This is apparently not the Two State Solution™ Jeremy has in mind. According to this post on the J-Street site,
The outlines of an agreement are by now well-known and widely accepted: Borders based on the 1967 lines with agreed reciprocal land swaps allowing Israeli incorporation of a majority of settlers, as well as Palestinian viability and contiguity; a sharing of Jerusalem that is based on demographic realities establishing the capitals of the two states and allowing freedom of access and respect for all holy sites; robust security arrangements; and an agreed upon resolution of the refugee issue that resettles refugees outside of Israel.
It should, but apparently doesn't, go without saying that contiguity is literally impossible if the Palestinian state is to incorporate both the West Bank and Gaza without dividing Israel, as any map of the area will attest. Whether such a state could be economically viable is open to question. But in light of the vulnerability of any corridor connecting the two enclaves and Israel's history of preventing intercourse between them, not to mention the likely influx of refugees if Israel and their current host countries won't take them, I have my doubts. What J-Street might have in mind by 'robust security arrangements' is doubtless best known to them, but they probably mean that the Palestinian state would be 'demilitarised' – anathema to Palestinians in opinion polls – and possibly annexation of the Jordan Valley. If it weren't so banal, J-Street's cavalier approach to the plight of the millions of refugees – that after languishing in refugee camps for 65 years, someone they haven't even had a role in electing is empowered to negotiate away their right to return without so much as 'by your leave'. But then, Israel has consistently rejected any responsibility for the refugees since 1949. After all, their return would erode the Jewish majority that they were expelled to achieve in the first place.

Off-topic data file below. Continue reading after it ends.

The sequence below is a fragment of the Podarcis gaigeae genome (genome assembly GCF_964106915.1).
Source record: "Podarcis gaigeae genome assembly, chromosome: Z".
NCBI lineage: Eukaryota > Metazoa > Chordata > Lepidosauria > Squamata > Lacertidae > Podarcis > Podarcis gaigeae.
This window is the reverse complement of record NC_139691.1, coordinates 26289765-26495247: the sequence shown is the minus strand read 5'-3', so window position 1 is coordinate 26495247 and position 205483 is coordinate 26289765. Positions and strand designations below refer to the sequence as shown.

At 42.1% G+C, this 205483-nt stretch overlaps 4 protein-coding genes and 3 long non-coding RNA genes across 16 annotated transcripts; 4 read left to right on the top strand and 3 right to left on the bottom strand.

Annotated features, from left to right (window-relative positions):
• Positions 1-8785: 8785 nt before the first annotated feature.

There is a widely held misconception that Israel's creation of 'facts on the ground' since 1967 have rendered The Two State Solution™ impossible, as intended, or soon will. Four years ago, former US National Security Advisor Brent Scowcroft and other luminaries warned that there was only a "six to twelve month window" before all chances for peace evaporated. In May 2012, long after the Scowcroft window had slammed decisively shut, J-Street itself emphasised 'The Urgency of a Two-State Solution' without setting a deadline, but insisting that 'the window of opportunity for achieving a two-state solution is rapidly closing...We no longer have the luxury of waiting for a riper time to pursue peace; now is that time' and quoting with approval Obama's proclamation a year earlier, '[T]he current situation in the Middle East does not allow for procrastination…'
In reality, whether there is a Two State 'Solution' depends entirely on the problem it is to solve. If the problem is that millions of Palestinians are stateless and subject to Israeli military occupation, some for 46 years and the rest for their entire lives; that millions more in the diaspora are stateless, some for 65 years and the rest for their entire lives; and that over a million more live as twelfth class citizens, principally in isolated enclaves always facing the threat of relocation or house demolition, then the TSS solves little for the first group and nothing for the others.